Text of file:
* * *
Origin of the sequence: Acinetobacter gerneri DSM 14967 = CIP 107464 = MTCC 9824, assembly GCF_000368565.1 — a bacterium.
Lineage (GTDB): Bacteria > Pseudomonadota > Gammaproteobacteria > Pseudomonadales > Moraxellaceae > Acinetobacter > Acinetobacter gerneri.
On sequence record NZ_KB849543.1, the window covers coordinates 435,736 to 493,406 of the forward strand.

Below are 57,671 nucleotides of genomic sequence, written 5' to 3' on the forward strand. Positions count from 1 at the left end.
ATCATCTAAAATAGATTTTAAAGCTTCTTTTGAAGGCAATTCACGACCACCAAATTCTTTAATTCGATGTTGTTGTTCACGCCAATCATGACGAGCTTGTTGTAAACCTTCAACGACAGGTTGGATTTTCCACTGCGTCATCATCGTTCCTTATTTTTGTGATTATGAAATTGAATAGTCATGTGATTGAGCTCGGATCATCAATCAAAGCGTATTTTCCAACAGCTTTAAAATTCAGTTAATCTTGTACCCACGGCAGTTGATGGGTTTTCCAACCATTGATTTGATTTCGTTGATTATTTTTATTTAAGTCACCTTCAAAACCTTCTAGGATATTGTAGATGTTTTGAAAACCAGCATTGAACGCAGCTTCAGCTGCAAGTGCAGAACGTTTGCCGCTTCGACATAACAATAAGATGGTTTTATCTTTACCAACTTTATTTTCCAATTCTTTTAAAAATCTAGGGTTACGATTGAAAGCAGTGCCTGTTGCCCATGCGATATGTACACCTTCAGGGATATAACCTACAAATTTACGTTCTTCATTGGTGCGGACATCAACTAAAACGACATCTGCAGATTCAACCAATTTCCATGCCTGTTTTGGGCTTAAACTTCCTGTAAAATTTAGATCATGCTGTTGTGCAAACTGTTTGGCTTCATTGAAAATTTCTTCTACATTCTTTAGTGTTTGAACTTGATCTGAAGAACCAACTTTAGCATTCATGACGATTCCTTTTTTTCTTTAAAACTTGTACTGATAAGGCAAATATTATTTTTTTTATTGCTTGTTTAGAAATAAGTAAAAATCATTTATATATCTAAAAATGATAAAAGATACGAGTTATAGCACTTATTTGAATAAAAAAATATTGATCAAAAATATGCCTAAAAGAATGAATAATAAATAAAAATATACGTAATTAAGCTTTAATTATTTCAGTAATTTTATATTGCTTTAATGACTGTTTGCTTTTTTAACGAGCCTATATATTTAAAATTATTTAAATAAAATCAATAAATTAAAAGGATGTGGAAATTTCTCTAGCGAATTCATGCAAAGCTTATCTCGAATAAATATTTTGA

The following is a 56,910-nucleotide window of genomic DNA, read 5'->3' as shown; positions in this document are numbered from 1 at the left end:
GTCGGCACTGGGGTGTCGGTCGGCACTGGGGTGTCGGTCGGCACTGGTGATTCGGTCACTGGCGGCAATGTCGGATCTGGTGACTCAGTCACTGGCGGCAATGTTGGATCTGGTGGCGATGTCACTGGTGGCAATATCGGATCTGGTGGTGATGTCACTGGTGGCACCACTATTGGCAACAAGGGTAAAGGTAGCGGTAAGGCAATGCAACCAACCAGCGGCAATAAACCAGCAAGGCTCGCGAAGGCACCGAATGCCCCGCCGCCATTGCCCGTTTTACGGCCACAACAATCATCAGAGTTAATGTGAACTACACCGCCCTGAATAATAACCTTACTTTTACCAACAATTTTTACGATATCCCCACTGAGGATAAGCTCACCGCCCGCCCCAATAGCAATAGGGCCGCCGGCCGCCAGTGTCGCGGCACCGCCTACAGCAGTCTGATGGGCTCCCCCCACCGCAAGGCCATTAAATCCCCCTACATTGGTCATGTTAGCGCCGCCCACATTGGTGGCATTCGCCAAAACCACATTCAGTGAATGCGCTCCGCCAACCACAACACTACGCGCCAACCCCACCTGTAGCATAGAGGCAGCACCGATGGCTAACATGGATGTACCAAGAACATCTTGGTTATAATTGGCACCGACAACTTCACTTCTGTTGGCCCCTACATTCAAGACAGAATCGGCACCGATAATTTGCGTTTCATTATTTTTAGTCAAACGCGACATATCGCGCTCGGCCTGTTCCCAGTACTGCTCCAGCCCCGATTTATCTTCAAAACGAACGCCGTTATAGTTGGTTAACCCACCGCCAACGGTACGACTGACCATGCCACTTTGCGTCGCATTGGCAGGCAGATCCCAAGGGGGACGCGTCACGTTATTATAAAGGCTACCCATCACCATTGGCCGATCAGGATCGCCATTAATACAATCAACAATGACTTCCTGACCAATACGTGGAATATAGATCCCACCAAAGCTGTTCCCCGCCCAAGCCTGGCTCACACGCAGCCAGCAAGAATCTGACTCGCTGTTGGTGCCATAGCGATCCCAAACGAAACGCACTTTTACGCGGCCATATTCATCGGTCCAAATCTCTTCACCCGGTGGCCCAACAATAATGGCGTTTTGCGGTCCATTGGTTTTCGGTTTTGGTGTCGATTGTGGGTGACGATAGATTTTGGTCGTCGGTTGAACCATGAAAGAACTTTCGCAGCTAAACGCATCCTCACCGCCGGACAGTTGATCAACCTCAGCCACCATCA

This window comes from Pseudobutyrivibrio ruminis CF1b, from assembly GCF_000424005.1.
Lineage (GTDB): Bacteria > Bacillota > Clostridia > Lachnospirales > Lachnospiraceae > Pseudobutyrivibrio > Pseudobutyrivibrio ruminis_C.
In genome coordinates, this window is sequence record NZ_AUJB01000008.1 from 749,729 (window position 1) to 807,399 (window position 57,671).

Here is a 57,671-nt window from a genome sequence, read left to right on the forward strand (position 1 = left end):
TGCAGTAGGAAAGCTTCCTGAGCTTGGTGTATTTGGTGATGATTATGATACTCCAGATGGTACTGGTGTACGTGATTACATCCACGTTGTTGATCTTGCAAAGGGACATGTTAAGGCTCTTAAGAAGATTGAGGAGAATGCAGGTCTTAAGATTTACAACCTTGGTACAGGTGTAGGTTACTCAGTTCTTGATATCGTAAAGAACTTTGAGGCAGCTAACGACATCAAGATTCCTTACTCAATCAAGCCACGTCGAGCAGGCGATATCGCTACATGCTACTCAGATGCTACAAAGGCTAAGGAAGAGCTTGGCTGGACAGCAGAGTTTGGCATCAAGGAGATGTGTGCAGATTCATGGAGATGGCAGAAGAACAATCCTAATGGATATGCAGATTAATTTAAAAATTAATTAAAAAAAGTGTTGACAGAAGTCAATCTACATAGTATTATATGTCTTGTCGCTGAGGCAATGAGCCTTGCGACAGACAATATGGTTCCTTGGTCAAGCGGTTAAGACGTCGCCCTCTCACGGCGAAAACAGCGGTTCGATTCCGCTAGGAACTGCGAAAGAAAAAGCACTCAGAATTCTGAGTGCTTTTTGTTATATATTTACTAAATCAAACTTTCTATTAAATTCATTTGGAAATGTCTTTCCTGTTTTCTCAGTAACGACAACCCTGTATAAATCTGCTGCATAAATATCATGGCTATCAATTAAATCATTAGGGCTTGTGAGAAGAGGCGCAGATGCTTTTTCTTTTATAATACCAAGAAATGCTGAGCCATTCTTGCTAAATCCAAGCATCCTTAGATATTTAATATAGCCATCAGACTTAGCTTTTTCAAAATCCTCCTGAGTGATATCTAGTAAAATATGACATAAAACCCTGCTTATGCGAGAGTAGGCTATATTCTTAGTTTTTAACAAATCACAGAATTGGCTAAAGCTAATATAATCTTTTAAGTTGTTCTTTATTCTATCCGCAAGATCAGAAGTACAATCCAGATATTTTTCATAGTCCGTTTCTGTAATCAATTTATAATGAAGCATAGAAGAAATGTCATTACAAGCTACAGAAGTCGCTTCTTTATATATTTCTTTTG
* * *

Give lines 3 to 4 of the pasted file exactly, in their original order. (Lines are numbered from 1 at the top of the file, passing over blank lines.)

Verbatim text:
On sequence record NZ_KB849543.1, the window covers coordinates 435,736 to 493,406 of the forward strand.

Below are 57,671 nucleotides of genomic sequence, written 5' to 3' on the forward strand. Positions count from 1 at the left end.